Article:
The Feed Zone Portables cookbook contains 75 sweet and savoury recipes (under which 50 vegetarian) for on-the-go snacks: from rice cakes and waffles to cookies and pizza rolls. Every recipe is followed by the nutrition facts so you know how many calories, fat, sodium, carbs, fiber, protein and water each snack contains. The book also tells you how to figure out how many calories you need during exercise so you know exactly how many snacks you need to pack. The recipes all tastes well, the only downside is that you have to invest time to prepare the snacks (although you can freeze most of them). For many athletes who combine their sport with a family and a job, it’s probably easier to just grab a banana or a gel to fuel their long bike rides.   

Feed Zone Portables by Chef Biju Thomas and Dr. Allen Lim

 

Banana waffles (Feed Zone Portables)

  • 1 cup cubed gluten-free bread, tightly packed
  • ½ cup white rice flour
  • ¼ cup ground almonds
  • Pinch of ground nutmeg
  • 1 tablespoon brown sugar
  • 2 eggs, lightly beaten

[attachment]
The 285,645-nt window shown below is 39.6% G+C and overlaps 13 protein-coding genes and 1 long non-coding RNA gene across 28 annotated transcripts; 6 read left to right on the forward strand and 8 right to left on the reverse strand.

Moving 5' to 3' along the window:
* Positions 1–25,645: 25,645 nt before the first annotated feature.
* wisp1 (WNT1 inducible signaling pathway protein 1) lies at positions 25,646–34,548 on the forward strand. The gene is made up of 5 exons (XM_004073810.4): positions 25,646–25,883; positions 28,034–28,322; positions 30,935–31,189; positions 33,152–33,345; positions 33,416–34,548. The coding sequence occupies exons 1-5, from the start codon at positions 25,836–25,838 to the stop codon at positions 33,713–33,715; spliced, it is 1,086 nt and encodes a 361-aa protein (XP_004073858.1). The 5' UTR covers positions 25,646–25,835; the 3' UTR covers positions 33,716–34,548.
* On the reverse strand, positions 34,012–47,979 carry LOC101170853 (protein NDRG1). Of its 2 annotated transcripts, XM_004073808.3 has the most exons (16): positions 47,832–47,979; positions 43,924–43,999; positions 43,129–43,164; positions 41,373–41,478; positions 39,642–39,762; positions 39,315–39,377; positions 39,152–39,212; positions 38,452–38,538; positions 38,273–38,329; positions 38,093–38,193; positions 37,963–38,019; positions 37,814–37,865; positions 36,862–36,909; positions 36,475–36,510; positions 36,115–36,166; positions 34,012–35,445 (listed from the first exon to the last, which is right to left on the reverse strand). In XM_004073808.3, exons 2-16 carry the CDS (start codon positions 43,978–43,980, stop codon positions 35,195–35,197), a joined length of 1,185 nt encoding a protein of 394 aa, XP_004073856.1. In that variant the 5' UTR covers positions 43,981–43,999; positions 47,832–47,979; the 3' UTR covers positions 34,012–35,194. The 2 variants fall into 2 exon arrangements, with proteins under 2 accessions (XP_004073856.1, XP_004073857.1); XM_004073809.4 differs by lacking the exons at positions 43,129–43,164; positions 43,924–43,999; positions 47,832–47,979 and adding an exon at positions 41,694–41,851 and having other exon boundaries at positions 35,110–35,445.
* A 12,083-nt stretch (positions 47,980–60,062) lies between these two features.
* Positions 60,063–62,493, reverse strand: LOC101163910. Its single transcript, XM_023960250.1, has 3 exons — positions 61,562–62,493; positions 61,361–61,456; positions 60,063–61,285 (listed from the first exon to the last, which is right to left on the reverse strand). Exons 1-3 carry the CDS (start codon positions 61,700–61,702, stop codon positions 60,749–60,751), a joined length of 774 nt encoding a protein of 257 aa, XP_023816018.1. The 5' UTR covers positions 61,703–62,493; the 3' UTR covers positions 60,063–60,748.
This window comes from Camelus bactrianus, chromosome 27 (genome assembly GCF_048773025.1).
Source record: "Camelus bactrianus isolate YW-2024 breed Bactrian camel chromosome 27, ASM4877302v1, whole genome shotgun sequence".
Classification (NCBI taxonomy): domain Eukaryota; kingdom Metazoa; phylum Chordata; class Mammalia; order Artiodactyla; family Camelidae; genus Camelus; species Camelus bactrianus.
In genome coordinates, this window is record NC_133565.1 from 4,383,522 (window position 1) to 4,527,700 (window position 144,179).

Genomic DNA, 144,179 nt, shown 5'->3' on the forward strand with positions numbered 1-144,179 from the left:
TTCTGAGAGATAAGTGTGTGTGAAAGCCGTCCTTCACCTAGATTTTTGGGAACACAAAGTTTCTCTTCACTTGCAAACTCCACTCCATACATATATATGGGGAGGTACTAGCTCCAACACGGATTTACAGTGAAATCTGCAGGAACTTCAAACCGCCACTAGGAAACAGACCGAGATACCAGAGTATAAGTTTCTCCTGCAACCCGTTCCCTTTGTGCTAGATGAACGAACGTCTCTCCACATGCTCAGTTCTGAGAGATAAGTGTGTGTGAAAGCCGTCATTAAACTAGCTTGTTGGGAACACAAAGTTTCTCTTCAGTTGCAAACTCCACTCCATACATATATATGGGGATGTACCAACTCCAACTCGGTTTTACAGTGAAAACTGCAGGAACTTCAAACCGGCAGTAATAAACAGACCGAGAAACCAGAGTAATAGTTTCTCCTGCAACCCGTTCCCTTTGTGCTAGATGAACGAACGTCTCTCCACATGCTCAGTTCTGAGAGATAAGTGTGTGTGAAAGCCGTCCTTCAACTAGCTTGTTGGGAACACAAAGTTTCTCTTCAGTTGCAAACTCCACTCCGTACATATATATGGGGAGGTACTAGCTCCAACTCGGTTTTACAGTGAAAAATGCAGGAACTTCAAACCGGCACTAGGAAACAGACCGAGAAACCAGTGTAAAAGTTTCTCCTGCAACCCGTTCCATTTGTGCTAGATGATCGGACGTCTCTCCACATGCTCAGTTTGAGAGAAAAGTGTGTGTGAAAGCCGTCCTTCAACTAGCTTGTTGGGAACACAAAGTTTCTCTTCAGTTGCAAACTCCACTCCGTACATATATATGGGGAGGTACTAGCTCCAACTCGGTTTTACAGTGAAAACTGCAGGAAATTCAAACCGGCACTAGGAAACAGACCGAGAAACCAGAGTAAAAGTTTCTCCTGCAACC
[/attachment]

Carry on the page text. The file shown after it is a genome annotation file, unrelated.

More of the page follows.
• ¼ cup almond milk
  • 1 large ripe banana

Directions:

  • Heat the waffle iron
  • Place the dry ingredients in a food processor and pulse quickly to combine.
  • In a small bowl or measuring cup, combine the eggs and almond milk and stir briskly. Pour this into the food processor, add the banana and pulse. Batter should be smooth and somewhat dense.
  • Pour enough batter into each waffle form to nearly fill all the squares (the batter will expand when pressed). Cook until the outside of the waffle feels crisp. Repeat, using the remaining batter.

Makes four large waffles. Cut each waffle into quarters and top with your favourite spread(s) to make 8 mini waffle sandwiches. Let cool before wrapping.

Per serving> Energy 112 cal. Fat 3g. Sodium 60 mg. Carbs 17 g. Fiber 1g. Protein 4g. Water 43%.